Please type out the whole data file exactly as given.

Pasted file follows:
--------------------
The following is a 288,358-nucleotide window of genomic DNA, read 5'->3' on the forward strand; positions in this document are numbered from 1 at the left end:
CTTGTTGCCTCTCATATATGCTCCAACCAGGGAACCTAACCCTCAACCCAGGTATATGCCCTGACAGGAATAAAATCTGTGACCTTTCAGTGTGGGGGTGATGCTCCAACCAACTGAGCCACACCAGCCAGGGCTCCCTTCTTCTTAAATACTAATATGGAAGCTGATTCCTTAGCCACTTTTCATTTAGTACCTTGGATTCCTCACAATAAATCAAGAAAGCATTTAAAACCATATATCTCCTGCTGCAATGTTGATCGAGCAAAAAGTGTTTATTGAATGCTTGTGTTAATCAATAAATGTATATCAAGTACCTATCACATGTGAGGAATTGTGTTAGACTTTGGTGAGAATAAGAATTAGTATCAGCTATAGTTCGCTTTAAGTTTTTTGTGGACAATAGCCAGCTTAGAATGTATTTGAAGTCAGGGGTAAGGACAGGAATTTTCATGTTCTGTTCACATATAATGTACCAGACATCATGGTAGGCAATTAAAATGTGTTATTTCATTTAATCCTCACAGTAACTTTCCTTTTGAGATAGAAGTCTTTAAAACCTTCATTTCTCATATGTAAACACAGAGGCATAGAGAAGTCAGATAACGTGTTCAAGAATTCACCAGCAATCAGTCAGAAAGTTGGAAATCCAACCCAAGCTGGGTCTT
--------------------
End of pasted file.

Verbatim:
The following is a 288,358-nucleotide window of genomic DNA, read 5'->3' on the forward strand; positions in this document are numbered from 1 at the left end:
CTTGTTGCCTCTCATATATGCTCCAACCAGGGAACCTAACCCTCAACCCAGGTATATGCCCTGACAGGAATAAAATCTGTGACCTTTCAGTGTGGGGGTGATGCTCCAACCAACTGAGCCACACCAGCCAGGGCTCCCTTCTTCTTAAATACTAATATGGAAGCTGATTCCTTAGCCACTTTTCATTTAGTACCTTGGATTCCTCACAATAAATCAAGAAAGCATTTAAAACCATATATCTCCTGCTGCAATGTTGATCGAGCAAAAAGTGTTTATTGAATGCTTGTGTTAATCAATAAATGTATATCAAGTACCTATCACATGTGAGGAATTGTGTTAGACTTTGGTGAGAATAAGAATTAGTATCAGCTATAGTTCGCTTTAAGTTTTTTGTGGACAATAGCCAGCTTAGAATGTATTTGAAGTCAGGGGTAAGGACAGGAATTTTCATGTTCTGTTCACATATAATGTACCAGACATCATGGTAGGCAATTAAAATGTGTTATTTCATTTAATCCTCACAGTAACTTTCCTTTTGAGATAGAAGTCTTTAAAACCTTCATTTCTCATATGTAAACACAGAGGCATAGAGAAGTCAGATAACGTGTTCAAGAATTCACCAGCAATCAGTCAGAAAGTTGGAAATCCAACCCAAGCTGGGTCTT